Before the war in Yemen, Lewa Abdurrahman worked in construction. Times have changed. As the owner of a donkey, he has become an integral part of the illicit economy that has sprouted up around the besieged city of Taiz.
“I live in… a village, and I have a sheep, a cow, and a donkey,” the 32-year-old told IRIN. I [usually] use the donkey to bring food for the animals, but last month I started using it for smuggling as these days I don’t have other work.”
So Abdurrahman now makes his living transporting dried goods over a mountainous road into Taiz, where in late November UN humanitarian chief Stephen O’Brien said 200,000 civilians were living under a “virtual state of siege.”
300 donkeys and 20 camels
In mid-December, representatives of Yemen’s warring parties agreed to allow aid into Taiz, which is encircled by Houthi rebels and has seen some of the worst fighting of a conflict that began in earnest in March and has claimed the lives of more than 6,000 people, many as a result of Saudi-led airstrikes.
But while some aid found its way inside, the ceasefire the deal was tied to fell apart. Some of the humanitarian goods also reportedly ended up on the black market.
Efforts to relieve the siege are ongoing. Médecins Sans Frontières said it brought two lorries of medical aid into Taiz over the weekend. Saudi Arabia, which backs attempts to oust the Houthis from power and supports the deposed but internationally recognised President Abd Rabbu Mansour Hadi, said it airdropped in supplies last week.
There are still massive gaps that aid can’t fill, and that’s where some 300 donkeys and 20 camels come in. Along with their owners, this is the estimated number of animals plying the mountain routes and bringing food, medicine, propane, and oxygen into the city.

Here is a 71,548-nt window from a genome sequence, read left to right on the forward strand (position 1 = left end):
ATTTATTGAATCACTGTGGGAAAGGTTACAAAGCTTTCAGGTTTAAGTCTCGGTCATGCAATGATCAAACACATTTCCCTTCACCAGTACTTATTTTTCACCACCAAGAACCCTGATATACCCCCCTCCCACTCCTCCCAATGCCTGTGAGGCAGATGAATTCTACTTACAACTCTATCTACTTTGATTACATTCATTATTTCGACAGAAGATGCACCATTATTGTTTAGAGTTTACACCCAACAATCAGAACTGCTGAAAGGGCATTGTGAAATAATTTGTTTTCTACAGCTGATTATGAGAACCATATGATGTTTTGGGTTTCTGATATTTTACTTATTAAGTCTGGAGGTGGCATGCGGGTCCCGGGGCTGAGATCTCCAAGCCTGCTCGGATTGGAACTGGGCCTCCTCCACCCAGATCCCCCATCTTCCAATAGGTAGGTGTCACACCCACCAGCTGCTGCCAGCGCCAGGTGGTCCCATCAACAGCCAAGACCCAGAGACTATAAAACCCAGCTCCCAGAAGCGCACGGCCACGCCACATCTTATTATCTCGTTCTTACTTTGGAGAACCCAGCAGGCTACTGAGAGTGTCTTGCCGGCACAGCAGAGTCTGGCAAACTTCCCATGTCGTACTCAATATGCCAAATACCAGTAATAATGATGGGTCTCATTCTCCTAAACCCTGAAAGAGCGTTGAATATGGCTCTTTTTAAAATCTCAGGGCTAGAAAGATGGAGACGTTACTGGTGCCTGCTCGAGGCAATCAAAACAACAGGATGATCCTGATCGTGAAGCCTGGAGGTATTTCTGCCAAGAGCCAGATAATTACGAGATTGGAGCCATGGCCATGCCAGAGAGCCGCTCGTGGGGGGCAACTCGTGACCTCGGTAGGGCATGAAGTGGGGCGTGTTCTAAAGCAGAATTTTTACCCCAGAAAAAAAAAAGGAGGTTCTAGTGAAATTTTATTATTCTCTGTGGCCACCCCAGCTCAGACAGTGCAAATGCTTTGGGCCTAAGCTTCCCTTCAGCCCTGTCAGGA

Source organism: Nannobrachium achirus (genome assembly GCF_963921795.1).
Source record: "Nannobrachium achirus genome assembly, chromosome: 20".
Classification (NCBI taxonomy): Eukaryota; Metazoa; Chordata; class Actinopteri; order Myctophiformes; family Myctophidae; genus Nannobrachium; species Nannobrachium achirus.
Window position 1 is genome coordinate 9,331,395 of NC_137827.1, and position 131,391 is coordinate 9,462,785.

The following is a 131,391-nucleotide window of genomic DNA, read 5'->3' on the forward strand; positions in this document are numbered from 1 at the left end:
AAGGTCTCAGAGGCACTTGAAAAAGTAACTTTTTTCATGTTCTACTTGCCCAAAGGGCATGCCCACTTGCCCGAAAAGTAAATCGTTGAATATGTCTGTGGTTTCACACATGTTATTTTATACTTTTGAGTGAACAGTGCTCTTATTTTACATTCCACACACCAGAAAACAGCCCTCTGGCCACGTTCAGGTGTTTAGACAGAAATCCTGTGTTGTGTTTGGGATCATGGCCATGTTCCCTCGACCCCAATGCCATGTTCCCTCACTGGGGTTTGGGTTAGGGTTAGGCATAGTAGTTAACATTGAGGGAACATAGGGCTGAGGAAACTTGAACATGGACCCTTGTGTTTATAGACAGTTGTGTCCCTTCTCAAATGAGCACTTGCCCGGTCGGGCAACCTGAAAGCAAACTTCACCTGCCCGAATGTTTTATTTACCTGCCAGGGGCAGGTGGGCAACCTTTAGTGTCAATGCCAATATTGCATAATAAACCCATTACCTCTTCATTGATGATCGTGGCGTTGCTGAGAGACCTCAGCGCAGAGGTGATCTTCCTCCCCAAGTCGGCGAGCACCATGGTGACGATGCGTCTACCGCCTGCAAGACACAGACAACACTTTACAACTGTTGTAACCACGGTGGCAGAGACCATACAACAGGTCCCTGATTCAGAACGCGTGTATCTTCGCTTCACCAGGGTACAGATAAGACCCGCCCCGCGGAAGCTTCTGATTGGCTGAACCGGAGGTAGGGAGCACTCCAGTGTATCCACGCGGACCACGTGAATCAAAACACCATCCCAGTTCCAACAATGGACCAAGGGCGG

Running the gauntlet
Abdurrahman awakes at 5am to walk five mountainous kilometres each day, and is met inside Taiz by traders who sell what he carries for profit, or volunteers who collect medical supplies. For transporting a 50 kg bag of wheat, he gets YR600 ($2.50).
He can make the trip twice a day, enough to feed his family of five.
Mohammed Diab, a trader from Taiz, said he rents a donkey to smuggle in foodstuffs to sell in his shop.
Some businessmen buy goods from Houthi-controlled areas, where some traders prefer the ease of motorised travel. But Diab sees the treacherous mountain paths as more secure, because Hadi’s backers lord over them. “Those roads are not safe, and sometimes the Houthis seize [the goods],” he told IRIN.
Camel-owning smugglers are doing especially well from the trade: 41-year-old Noaman Zaid makes YR5000 (23$) for carrying an oxygen canister, and his animal can tote two at a time. It’s dangerous – there’s always the risk of explosion – but transporting the risky cargo carries a healthy premium.
"I used to transfer firewood on my camel from the valley to different villages in Saber Mountain, and I hardly made YR2000 ($9) per day,” he told IRIN.
But the cash isn’t the only reason he’s in the smuggling game. “I’m very happy with my work not because of money, but because I help the patients in the hospitals,” Zaid added.
Indeed, smuggling has become a charitable racket. Doctors meet the animals and their owners to ensure that the oxygen goes straight to the hospitals where it is used for life-saving procedures.
Some of the smugglers are even supported by local non-profits. Esam Albdulhamid A-Batra runs a campaign called “Hand in Hand,” which collects money from individuals and charities to buy oxygen cylinders in Aden, and send them to Taiz.
It’s complicated, A-Batra told IRIN. "We buy an oxygen cylinder for YR3000 (14$), and pay YR5000 (23$) for a car to bring it to [the smugglers’ village]. Then we pay YR5000 (23$) to the camels' owners, then YR2000 (9$) for cars to transport the cylinders to the hospitals. So the one cylinder costs around YR15000 (70$).”
So far, he says his group has managed to get around 100 canisters into Taiz, where hospitals have reported deaths due to shortages.
Abdul Kareem Shamsan, the head of a coalition of 200 local aid organisations, told IRIN he wants to see a more reliable supply of aid.
"We thank all the smugglers for their efforts to smuggle food and medicines to the besieged areas, but we need the Saudi-led coalition to airdrop dry food and medicines. This is a better solution than smuggling.”
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